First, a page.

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Senior Lending Network estimates 30 percent more seniors to qualify for or benefit from reverse mortgages

National Mortgage Professional
Oct 14, 2008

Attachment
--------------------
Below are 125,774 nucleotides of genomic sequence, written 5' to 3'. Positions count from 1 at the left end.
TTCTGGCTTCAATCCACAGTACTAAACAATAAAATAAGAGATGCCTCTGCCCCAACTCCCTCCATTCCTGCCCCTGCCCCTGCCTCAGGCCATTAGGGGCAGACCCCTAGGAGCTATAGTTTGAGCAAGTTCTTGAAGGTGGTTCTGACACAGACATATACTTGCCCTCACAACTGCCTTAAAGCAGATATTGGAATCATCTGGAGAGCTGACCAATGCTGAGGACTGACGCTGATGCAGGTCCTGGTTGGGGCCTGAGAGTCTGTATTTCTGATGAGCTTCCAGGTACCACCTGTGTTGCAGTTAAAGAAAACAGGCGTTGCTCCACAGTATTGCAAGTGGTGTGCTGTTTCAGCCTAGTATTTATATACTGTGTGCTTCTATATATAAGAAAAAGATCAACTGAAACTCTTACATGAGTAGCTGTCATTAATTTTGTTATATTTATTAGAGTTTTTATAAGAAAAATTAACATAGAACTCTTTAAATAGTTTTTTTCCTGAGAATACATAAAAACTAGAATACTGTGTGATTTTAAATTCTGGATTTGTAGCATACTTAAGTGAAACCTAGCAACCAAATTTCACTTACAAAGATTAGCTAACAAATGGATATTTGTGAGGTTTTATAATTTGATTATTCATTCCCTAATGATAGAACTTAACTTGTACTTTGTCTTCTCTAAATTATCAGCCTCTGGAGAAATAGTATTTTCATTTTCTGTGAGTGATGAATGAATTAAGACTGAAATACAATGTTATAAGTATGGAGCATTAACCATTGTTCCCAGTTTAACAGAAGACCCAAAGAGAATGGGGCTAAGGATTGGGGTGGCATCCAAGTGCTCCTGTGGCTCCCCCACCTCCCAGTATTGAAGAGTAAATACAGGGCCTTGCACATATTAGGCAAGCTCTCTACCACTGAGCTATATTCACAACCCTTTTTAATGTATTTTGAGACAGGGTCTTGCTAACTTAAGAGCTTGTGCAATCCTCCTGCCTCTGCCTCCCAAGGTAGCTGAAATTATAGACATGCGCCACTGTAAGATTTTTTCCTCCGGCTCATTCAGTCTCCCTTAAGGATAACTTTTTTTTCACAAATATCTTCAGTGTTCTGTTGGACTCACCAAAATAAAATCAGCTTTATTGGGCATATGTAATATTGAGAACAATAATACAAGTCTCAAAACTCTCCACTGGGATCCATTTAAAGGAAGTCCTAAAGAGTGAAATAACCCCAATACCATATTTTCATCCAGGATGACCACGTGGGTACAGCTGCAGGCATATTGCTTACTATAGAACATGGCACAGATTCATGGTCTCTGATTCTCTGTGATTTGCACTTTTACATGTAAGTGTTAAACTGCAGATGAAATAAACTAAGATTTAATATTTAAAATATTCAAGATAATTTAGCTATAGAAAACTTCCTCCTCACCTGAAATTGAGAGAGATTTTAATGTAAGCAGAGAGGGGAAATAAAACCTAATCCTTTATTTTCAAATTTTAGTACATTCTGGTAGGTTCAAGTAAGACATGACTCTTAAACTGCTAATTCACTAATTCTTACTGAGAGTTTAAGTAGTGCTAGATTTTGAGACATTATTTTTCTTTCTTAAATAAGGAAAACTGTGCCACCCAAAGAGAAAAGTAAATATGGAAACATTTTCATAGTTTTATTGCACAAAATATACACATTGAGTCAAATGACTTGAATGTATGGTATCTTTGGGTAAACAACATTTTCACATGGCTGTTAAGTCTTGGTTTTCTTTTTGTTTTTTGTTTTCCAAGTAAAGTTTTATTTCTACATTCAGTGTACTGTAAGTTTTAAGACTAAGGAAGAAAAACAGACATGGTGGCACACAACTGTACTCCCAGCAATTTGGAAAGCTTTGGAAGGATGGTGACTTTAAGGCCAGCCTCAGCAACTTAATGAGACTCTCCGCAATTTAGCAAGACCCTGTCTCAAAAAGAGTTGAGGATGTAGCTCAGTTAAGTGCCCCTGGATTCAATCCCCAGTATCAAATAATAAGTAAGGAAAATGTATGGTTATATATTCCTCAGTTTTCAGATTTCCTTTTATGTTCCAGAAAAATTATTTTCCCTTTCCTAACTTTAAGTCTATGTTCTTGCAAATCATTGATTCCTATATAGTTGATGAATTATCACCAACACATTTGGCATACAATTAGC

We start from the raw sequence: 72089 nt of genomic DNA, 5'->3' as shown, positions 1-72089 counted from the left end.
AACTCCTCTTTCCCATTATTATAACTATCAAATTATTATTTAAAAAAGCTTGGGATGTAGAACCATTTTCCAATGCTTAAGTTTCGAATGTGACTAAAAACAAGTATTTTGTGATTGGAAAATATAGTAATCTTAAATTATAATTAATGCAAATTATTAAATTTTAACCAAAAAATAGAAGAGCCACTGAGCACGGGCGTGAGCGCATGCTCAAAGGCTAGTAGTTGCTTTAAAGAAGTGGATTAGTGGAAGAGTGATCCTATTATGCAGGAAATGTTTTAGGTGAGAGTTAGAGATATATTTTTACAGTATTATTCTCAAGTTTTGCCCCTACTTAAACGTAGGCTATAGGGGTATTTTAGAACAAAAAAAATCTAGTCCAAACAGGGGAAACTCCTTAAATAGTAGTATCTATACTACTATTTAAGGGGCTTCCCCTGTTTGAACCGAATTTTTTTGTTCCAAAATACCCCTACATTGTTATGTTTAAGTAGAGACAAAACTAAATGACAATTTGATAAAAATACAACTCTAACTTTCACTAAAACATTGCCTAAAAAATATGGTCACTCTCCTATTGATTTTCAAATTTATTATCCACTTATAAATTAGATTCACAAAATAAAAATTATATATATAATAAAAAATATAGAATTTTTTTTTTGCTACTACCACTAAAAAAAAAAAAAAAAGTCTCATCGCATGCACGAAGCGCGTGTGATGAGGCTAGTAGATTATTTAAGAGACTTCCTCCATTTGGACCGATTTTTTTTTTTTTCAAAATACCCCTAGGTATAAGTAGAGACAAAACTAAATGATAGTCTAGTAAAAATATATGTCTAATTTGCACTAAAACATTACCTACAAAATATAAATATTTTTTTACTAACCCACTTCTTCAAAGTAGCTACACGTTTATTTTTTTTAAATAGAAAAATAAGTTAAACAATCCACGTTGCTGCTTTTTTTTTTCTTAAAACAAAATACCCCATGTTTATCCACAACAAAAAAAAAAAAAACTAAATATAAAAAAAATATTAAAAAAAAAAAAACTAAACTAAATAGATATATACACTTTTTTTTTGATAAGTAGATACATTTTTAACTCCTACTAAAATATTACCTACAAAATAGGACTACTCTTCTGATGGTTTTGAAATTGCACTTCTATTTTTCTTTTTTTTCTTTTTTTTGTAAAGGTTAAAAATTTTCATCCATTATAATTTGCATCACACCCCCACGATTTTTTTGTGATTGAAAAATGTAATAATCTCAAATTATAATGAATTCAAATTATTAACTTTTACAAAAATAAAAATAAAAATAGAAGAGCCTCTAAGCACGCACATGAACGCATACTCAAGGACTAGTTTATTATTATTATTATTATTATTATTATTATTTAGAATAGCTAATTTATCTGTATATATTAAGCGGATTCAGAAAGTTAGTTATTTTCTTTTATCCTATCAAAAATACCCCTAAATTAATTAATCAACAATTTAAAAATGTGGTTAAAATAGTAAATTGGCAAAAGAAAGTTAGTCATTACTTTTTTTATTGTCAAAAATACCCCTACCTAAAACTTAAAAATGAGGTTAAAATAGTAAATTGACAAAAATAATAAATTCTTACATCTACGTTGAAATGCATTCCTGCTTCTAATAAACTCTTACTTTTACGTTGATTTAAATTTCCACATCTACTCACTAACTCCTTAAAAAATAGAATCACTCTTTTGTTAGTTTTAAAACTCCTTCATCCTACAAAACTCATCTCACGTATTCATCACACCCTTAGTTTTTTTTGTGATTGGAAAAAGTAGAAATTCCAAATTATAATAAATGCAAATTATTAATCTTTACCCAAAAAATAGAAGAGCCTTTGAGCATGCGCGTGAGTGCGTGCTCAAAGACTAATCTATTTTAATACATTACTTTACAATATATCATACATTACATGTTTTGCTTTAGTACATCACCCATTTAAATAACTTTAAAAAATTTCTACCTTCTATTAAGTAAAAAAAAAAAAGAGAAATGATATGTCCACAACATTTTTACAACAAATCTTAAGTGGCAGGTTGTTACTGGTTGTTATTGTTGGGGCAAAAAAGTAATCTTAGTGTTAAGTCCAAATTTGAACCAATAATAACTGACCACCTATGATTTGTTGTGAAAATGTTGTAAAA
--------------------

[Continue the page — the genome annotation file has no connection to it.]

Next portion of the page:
Forward on reverse: Reversing the credit crisis at World Alliance Financial: A conversation with CEO David Peskin (Part II)Atare E. Agbamu, CRMSreverse mortgage, David Peskin, World Alliance Financial, jumbo reverse loans , Simple60 Author's note: Many Forward on Reverse readers have been inquiring about my book, "Think Reverse," for months. I am pleased to announce that The Mortgage Press has been taking orders for the first printing since June. Please reserve your copy and download the first chapter at A blog for readers' feedback on the book is in the making. Thank you. David Peskin knows how to seize a great business opportunity. He has maneuvered himself and his company from innovative reverse mortgage lead-seller to a nimble, top-five wholesale reverse mortgage lender in America within 18 months! In a grim credit market, where seasoned reverse mortgage leaders such as Financial Freedom, Bank of America and others are suspending jumbo reverse mortgage lending*, Peskin's World Alliance Financial (WAF) is forging ahead, making jumbo reverse loans and growing market share. In a sense, WAF is running where other reverse mortgage giants fear to tread. What is the source of this unusual strength in an abnormal credit environment for all lenders? Who is KBC? What is it up to in U.S. reverse mortgages? What is going on at WAF? To find out, I spoke to David Peskin. Below is the second part of our conversation. *Note: Major reverse mortgage lenders such as MetLife Bank, Generation Mortgage Company and others have not suspended their jumbo programs. Atare E. Agbamu: How many brokers do you have nationally? David Peskin: I believe it is around 500. AEA: How many of them are HECM advisors? DP: That does not include HECM advisors. Those are brokers and lenders. AEA: Tell us about some of your products. You have a very interesting product called Simple60. DP: There are two advantages to Simple60: It starts at [the] age of 60 and its closing costs are tremendously reduced. It is for consumers who want less cash. If you want as much money as you can get out of your house, then you are better off doing an FHA HECM loan. But if you only want, say $50,000 or $75,000, then our Simple60 is for you, because the closing costs are about half of an FHA reverse mortgage. AEA: What is the amount? DP: I think it is around $5,000 or $5,500. AEA: What do you say to those who say that a Simple60 customer can easily run out of equity when they truly need it in their late 60s, 70s, or 80s, or that age 60 is too young to start tapping into home equity through reverse mortgages? DP: When you start at age 60, you are actually going to get less access to the equity. In essence, it is almost the same thing as if you were 65. You are getting more access to the equity. All that happens is that we limit you to a little bit less equity in the home so by the time you are 65 or 66, it would match up to other products in the market. We are not giving you the same advance rate as you would if you were older. It makes it a little harder for that [customer running out of equity] to happen. AEA: I can see where it can be very useful. There are people, 60 or younger, who may have medical necessities. The doctors say: You have just six months to live, but you may live longer if you have so-and-so medication. They are out of cash, and the home equity is the only asset that is left. It has a place. From your research, what is the size of the Simple60 sub-market? DP: The market is as big, if not bigger than the FHA product. As the baby boomer generation comes in, they will be more interested in this product because it is much like a traditional home equity loan, which is, "Hey, I don't need a whole lot of money, and I don't want to spend a lot to get the loan." AEA: The index on this product is LIBOR of course. What is the margin? DP: The margin is four percent. AEA: And it is the one-month LIBOR, right? Now, tell us about your EquityPlus Advantage, your jumbo product. DP: Our product is very similar to all the other products. The difference is, we believe in the product, and we are going to continue to offer it. AEA: Even in this tight market? DP: Even in this tight market. AEA: Now, tell us about the flexible-margin HECM? DP: The flexible-margin HECM basically allows the broker to adjust the margin if they need to adjust closing costs for the customer. We've introduced a scale no different than what they do in the forward market. You can have a lower or higher rate based on loan costs. AEA: Please give us a scenario. DP: Let's assume someone wants to pay [a lower] origination fee. The broker can give them a higher rate and charge less of an origination fee if they choose to. AEA: That is, they can increase the margin, right? DP: Yes. AEA: Is the broker's discretion in setting the margin complete or is it subject to your review? DP: It depends on what the brokers submit to us. It is also what is comparable for their market. With CMT, LIBOR, multiple margins and market condition, what a broker makes on a CMT 100, they can no longer make. They've got to adjust accordingly to a higher margin so that they can make their profits. It is no different than three companies selling a TV. At one point, they will price each other out of the market. Then, sooner or later, they realize they've priced too low, and they begin to raise prices again. We have to make rate adjustments based on the market. AEA: Industry-wide, what are the trends you are seeing in this tough market? DP: On the wholesale side, people are competing on price. They are trying to get market share by pricing. That is not the right business model. All you are going to do is put yourself out of business. People need to understand that there are other ways to competeservice levels, technology, diversifying the business model a little bit [and] partnering with customers. It is not just all about price. I think that the industry is going to start to grow, and grow very quickly. Consumers are making decisions a lot faster than they were a year ago. Which means that it is not going to be long before this market takes off. AEA: You started in this business selling qualified leads about four years ago. Do you still sell leads? DP: We do, on a selected basis. AEA: Do you sell them to your brokers or to non-WAF brokers? DP: We sell them to our approved brokers. AEA: Exclusively? DP: Yes. AEA: Do you have any other thought you want to share with readers? DP: It is only a matter of time before the market has to open up again. Wall Street makes their money from securitizations. It is just a matter of when investors' appetite for buying assets is going to come back. And when they do, I think reverse mortgages are going to be on the very, very top of the list. AEA: Thank you, David. Atare E. Agbamu, CRMS formed ThinkReverse LLC to help originators address demographic change via reverse mortgages. A specialist with Credo Mortgage and a member of BusinessWeek Market Advisory Board, Atare is the first to propose reverse mortgages as risk-management tools for forward originators. Besides marketing, originating and researching reverse mortgages since 2001, Atare has authored more than 100 articles and a book on reverse mortgages. He may be reached by phone at (612) 203-9434 or e-mail [email protected]